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Cup Day is back in full swing, but what's changed?

Anneliese Raftis

1 Nov 2022

MKTG Sports & Entertainment's newly appointed Strategy Manager shares insights ahead of Cup Day

With sports fans returning en masse to cheer on their teams this year across Australia, will we see the same enthusiasm and excitement from punters flocking back to the track for the world-famous Melbourne Cup?

Those in the know suggest they will, pending, of course, any further La Niña disruptions. 

Every year, millions of Australians watch the Melbourne Cup. It is the horse race that 'stops a nation'. This year, we've found a palpable sense of anticipation and pride amongst Victorians.

From the scent of roses and fresh grass clippings in the air, to form guides mapped out and filled with ink and suits and dresses rediscovered from the depth of wardrobes. Today brings a return to racing's headquarters and awaits a day of colour, fashion, culture, and tradition, not to mention the best equine racing Australia has to offer. 

With turnstiles poised, pandemic restrictions lifted, and lost time to make up for with family and friends, there is one question: Will the Melbourne Cup Carnival return to record crowds of over 100,000?

We at MKTG Sports + Entertainment are hopeful and thrilled to partner with Victoria Racing Club (VRC) to deliver a memorable 2022 Melbourne Cup Carnival.

With this partnership offering more profound insight into the competition, we look closely at horse racing fans: Who are they? How do they shape up? And what's their general feeling ahead of the big day? 

Gaining younger fanfare

In recent years, VRC has invested vast amounts in improving the race day experience to compete with what is available in sporting and leisure venues to attract Gen Z and Millennials. While racing is typically known to have older fans, the make-up of Australian racing crowds is getting younger, according to the latest research released by YouGov.

This shift is driven by impressive engagement and attendance numbers among the younger generation aged 18-29, who are now responsible for 1 in 5 horse racing attendees. This number grows a further 28% to include any adult under 45.

Cup Carnival is about more than the races

Nationally, over 830,000 adults say they attend horse races, with only about a quarter of them rating it as their favourite sport. This places it among the top 4 sports regarding the number of casual live spectators behind AFL and Cricket. A significant 1.7 million adults also say they watch or actively follow horse racing on TV.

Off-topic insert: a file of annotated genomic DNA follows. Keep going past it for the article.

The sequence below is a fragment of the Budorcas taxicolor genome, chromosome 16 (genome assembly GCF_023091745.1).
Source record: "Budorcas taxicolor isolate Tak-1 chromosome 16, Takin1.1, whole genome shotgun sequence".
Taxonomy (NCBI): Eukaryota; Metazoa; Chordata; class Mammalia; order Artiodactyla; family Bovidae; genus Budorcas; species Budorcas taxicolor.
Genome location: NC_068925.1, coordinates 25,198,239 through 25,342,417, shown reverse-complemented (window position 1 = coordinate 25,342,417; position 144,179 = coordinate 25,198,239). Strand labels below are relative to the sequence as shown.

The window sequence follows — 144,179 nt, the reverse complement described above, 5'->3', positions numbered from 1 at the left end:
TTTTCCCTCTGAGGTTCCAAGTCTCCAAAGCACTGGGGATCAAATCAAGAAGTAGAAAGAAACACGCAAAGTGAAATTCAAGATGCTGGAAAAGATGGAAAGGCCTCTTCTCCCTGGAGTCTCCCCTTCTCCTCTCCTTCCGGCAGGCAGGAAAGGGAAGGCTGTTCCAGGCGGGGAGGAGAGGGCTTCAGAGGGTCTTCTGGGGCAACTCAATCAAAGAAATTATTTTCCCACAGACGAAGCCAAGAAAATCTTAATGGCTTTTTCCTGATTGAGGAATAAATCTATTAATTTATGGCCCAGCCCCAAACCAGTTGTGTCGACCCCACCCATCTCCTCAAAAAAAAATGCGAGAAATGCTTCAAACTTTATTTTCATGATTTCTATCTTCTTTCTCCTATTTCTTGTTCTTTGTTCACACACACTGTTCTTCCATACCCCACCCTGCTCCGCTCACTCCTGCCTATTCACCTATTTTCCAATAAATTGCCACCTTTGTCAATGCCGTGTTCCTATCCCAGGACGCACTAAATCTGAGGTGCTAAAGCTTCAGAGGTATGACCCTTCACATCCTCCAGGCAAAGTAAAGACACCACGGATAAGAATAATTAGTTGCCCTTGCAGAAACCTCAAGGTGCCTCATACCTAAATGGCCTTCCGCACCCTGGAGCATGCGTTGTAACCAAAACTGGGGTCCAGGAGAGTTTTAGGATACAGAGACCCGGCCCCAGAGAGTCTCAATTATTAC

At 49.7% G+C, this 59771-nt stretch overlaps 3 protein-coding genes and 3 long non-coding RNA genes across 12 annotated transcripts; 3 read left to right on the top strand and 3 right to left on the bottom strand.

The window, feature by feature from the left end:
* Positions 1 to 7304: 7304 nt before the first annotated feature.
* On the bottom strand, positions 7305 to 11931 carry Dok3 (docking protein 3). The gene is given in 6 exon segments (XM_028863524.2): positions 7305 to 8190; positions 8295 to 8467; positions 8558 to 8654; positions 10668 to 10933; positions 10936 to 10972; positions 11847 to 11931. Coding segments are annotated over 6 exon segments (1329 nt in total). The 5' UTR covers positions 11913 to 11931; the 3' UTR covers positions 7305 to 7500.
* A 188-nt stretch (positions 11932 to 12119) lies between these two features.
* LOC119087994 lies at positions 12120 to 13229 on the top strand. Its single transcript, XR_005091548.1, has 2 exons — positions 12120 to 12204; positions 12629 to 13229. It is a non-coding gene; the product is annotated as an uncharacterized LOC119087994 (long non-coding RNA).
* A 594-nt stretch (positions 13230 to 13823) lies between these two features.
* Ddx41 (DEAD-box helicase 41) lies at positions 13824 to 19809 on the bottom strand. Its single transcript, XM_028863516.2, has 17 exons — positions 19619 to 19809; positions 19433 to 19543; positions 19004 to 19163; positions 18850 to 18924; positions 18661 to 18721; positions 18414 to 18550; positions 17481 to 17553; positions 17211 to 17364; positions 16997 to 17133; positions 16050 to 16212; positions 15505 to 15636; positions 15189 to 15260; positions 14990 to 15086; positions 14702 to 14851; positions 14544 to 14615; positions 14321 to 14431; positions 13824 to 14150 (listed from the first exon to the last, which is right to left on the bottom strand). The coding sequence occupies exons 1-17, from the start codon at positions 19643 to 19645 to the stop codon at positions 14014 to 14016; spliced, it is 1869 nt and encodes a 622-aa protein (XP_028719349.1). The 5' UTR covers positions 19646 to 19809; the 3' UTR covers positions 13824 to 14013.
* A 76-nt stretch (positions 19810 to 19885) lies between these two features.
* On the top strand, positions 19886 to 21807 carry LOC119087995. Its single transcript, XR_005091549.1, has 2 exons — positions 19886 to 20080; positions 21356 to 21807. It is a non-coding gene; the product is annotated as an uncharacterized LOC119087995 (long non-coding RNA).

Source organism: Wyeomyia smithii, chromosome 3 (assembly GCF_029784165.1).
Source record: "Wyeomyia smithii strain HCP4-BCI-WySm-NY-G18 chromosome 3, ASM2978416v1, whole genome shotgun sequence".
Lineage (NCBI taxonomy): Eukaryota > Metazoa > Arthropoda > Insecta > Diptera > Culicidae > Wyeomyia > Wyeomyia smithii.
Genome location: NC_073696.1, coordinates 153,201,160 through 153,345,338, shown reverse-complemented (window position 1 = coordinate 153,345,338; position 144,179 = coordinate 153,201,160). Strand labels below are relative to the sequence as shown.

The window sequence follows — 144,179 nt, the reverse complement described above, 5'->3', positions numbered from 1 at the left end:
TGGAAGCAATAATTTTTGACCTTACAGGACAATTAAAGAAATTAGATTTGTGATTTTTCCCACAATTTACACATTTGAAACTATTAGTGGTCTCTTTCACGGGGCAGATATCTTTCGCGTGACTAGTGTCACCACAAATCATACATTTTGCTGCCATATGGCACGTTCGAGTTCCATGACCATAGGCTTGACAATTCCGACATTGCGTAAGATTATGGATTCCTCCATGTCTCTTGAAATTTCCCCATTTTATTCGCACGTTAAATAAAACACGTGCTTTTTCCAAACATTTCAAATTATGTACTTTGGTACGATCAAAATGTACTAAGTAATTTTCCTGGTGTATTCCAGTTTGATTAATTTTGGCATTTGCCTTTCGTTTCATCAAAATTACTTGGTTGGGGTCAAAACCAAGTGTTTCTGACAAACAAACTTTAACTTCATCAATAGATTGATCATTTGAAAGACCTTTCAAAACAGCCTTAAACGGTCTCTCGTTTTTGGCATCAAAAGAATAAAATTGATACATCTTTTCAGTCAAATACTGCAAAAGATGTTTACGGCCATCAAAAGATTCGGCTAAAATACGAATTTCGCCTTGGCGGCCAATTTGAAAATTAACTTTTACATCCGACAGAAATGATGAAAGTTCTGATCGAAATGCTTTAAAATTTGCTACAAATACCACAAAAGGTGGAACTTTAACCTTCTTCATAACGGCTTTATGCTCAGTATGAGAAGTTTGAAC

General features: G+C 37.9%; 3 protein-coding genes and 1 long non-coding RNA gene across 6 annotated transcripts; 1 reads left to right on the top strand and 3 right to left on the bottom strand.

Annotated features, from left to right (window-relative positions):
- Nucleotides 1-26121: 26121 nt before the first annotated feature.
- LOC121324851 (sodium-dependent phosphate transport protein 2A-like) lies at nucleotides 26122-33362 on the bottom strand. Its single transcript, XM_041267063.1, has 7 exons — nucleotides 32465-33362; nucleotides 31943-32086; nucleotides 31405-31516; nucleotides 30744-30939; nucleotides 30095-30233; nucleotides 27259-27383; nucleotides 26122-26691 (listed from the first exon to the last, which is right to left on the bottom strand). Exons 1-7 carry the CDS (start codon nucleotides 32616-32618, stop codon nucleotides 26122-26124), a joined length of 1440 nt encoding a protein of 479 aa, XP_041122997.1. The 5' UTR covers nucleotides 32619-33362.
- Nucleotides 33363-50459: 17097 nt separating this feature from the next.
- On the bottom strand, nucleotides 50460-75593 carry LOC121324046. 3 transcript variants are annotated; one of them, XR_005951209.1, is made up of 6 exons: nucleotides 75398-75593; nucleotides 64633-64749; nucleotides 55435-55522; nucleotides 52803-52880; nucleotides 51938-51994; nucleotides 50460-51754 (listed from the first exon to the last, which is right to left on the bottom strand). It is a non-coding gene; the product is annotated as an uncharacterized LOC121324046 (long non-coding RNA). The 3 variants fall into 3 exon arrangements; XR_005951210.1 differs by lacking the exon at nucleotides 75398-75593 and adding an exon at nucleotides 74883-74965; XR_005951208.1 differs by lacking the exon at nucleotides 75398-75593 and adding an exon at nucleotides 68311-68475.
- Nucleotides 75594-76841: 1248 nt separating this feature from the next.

Most respondents who attend or would consider attending horse racing are motivated by the opportunity for atmosphere and social interaction rather than the opportunity to watch the racing itself. Thus, spectatorship and event experience will remain at the forefront for Cup Carnival and other live events that return to the calendar. 

From racetracks to runways 

Fashion is another crucial draw of the Carnival. According to Roy Morgan, consumer retail spending for Spring Racing reached $1.6 billion this year as people invested in new fashion and accessories. Compared to the average, zillennials stand out for buying the most shoes, race outfits, and accessories. Fashion competitions like Fashions on The Field will continue to entice racegoers to show off their curated looks and build content momentum, especially amongst the younger fans.

Viewers are still interested in long-form content 

Among racing fans, live coverage beats short highlights (74% vs. 55%), and while this gap is more prevalent among older consumers, 18-29s still adhere to this trend.

For brands, this is not a case of choosing one format over the other; both are still viable. Apps and social media are also vital media channels for sport consumption and trends around the day, such as fashion, especially for top fans (45%). 

Rain or more rain, Cup Day goes on

Punters face a Tuesday washout with torrential rain and storms. With almost 1 in 3 attendees citing poor weather conditions as a barrier to attending, will this year's Cup Carnival be as miserable as the weather? Unlikely. Fans anticipate celebration indoors or out. "I'm keen to enjoy the day off with my friends, whether it's from the grandstand or on TV" (Male 18-29). Cup Day broadcast drew in over 1.2m metro viewers last year, and as Australians aspire to inject celebration into their lives, many are likely to watch the race day with a cheerful spirit.

Key takeaways 

Brands intent on reaching racing fans need to pay attention to what we have learned this past year; Cup Day is about the allure and spectatorship - especially for younger punters. Fashion at the event appeals to a broader audience. It amplifies content moments, short clips, and highlights that haven't overtaken the preference for long-form content, but social is essential for super engaging fans.

With weather conditions pending, we expect brands to find ways to amplify Australians' at-home celebrations.

Acknowledging this, brands that create targeted, meaningful, campaigns and that adapt to industry changes will genuinely separate the champions from the runners-up.

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